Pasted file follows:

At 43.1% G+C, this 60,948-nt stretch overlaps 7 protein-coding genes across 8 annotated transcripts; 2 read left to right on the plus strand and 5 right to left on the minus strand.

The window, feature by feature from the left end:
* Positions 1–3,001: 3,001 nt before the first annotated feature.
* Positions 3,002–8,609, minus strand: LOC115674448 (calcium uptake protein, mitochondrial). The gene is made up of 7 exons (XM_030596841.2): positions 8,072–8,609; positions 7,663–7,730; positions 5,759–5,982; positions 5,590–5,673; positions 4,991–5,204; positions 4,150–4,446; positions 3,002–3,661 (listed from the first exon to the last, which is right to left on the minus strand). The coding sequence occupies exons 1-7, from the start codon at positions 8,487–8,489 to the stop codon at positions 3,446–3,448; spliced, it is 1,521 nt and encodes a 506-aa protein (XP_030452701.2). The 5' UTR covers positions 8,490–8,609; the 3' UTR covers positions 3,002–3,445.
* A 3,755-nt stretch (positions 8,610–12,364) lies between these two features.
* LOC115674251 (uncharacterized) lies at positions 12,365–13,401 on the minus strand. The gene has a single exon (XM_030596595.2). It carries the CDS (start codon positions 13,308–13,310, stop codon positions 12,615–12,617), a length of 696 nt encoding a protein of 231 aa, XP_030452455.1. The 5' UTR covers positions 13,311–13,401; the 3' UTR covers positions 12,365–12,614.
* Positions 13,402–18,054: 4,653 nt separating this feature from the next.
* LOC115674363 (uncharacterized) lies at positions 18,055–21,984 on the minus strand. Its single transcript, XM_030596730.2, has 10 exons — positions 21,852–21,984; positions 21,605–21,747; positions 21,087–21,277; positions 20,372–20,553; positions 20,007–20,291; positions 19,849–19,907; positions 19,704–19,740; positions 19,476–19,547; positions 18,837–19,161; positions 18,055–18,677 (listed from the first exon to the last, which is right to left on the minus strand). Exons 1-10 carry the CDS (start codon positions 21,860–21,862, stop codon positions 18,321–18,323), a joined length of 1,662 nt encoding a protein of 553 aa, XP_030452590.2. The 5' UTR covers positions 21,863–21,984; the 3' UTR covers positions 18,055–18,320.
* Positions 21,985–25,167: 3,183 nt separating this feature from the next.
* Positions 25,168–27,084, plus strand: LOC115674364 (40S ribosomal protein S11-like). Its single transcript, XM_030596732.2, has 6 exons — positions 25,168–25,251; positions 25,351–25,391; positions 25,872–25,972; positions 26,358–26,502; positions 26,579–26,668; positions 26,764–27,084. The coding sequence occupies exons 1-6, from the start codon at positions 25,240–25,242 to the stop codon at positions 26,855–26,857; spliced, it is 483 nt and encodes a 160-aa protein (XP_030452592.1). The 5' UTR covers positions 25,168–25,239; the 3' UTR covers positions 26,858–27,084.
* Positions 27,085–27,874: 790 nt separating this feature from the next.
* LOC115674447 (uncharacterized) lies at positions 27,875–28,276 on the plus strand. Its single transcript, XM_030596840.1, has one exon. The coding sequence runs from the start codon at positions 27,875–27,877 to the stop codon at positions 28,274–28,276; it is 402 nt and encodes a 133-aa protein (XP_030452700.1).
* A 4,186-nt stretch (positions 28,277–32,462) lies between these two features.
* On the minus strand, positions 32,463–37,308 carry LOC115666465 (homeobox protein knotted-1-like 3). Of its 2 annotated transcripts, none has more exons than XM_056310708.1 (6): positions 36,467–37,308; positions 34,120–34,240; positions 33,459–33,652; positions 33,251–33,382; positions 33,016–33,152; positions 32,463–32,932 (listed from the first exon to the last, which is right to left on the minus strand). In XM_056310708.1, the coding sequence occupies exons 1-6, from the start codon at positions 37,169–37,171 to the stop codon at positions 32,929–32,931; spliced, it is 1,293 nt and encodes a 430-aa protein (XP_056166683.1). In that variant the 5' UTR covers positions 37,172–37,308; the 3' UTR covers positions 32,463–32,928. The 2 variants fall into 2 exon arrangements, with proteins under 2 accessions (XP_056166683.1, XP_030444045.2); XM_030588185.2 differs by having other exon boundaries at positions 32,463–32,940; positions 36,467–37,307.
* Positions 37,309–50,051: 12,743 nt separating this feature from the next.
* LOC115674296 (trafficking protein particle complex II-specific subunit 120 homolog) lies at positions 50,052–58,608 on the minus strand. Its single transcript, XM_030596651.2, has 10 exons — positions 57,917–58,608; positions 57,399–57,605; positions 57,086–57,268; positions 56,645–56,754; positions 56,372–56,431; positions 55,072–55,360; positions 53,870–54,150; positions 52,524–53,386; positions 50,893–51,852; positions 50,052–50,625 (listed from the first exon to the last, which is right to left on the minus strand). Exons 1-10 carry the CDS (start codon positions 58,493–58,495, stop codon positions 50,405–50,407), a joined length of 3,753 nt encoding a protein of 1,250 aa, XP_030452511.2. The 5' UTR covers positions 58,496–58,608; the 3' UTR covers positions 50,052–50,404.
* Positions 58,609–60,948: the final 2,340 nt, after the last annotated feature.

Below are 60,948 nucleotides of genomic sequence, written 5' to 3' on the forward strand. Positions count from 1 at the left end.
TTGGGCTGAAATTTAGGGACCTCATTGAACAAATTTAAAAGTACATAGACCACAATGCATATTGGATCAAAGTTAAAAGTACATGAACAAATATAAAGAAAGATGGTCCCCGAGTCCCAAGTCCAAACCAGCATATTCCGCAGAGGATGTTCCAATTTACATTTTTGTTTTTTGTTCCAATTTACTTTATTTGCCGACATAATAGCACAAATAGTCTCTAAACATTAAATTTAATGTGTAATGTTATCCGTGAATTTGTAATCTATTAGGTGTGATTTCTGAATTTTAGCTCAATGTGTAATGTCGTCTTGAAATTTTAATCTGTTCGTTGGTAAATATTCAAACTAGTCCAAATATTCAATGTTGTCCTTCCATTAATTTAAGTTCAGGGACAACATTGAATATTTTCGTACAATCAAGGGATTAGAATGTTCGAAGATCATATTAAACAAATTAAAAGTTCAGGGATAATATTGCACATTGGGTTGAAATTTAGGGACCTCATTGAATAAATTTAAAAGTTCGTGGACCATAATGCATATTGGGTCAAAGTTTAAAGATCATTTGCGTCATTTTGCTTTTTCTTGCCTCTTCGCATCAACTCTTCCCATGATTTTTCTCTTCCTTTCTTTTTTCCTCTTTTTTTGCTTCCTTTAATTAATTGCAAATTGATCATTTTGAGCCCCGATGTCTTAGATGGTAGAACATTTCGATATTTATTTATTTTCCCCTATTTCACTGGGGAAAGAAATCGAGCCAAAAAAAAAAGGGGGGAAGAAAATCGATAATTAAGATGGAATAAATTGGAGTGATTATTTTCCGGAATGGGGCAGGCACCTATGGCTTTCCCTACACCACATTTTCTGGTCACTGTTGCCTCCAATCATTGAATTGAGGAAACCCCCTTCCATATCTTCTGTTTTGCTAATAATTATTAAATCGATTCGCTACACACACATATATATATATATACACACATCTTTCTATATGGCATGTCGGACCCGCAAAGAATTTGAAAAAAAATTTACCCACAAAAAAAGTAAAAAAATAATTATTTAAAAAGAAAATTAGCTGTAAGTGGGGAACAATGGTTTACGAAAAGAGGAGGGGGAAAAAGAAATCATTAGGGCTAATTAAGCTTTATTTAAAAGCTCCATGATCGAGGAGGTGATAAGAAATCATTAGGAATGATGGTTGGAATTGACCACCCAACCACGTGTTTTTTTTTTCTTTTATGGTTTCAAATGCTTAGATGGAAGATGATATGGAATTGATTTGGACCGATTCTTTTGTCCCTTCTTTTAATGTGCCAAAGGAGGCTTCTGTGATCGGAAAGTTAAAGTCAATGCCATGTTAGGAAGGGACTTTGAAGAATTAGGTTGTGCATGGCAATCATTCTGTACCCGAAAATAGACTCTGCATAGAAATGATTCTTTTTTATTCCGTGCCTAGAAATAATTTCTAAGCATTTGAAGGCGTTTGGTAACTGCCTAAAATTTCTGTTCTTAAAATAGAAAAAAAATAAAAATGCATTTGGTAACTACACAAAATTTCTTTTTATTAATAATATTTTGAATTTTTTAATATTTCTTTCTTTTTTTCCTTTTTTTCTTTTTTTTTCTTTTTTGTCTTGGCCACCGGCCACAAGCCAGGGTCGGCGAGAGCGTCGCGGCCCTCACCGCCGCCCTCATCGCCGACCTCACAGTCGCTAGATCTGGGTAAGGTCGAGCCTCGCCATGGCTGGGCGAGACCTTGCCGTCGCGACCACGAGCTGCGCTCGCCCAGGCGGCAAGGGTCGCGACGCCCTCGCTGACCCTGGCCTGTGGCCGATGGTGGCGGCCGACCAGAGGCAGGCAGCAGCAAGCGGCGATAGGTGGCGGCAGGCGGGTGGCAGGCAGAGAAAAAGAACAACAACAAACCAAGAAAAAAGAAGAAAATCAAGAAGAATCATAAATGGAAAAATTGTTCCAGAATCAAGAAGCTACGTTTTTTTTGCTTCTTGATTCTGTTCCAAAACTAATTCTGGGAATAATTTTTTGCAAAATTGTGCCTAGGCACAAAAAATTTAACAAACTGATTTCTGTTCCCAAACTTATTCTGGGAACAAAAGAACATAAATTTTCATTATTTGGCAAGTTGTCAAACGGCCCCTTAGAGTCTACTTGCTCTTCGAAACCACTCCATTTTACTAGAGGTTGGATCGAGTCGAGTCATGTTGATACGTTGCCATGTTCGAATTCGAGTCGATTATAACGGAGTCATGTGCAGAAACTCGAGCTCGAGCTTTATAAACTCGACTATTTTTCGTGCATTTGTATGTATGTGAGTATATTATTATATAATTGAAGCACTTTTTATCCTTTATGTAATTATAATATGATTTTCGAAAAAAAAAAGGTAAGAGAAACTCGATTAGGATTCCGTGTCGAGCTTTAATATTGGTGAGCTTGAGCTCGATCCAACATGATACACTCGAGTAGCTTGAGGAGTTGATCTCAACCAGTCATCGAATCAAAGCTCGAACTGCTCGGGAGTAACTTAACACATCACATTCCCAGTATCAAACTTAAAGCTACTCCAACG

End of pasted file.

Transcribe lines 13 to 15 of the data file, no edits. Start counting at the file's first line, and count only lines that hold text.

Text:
* A 4,186-nt stretch (positions 28,277–32,462) lies between these two features.
* On the minus strand, positions 32,463–37,308 carry LOC115666465 (homeobox protein knotted-1-like 3). Of its 2 annotated transcripts, none has more exons than XM_056310708.1 (6): positions 36,467–37,308; positions 34,120–34,240; positions 33,459–33,652; positions 33,251–33,382; positions 33,016–33,152; positions 32,463–32,932 (listed from the first exon to the last, which is right to left on the minus strand). In XM_056310708.1, the coding sequence occupies exons 1-6, from the start codon at positions 37,169–37,171 to the stop codon at positions 32,929–32,931; spliced, it is 1,293 nt and encodes a 430-aa protein (XP_056166683.1). In that variant the 5' UTR covers positions 37,172–37,308; the 3' UTR covers positions 32,463–32,928. The 2 variants fall into 2 exon arrangements, with proteins under 2 accessions (XP_056166683.1, XP_030444045.2); XM_030588185.2 differs by having other exon boundaries at positions 32,463–32,940; positions 36,467–37,307.
* Positions 37,309–50,051: 12,743 nt separating this feature from the next.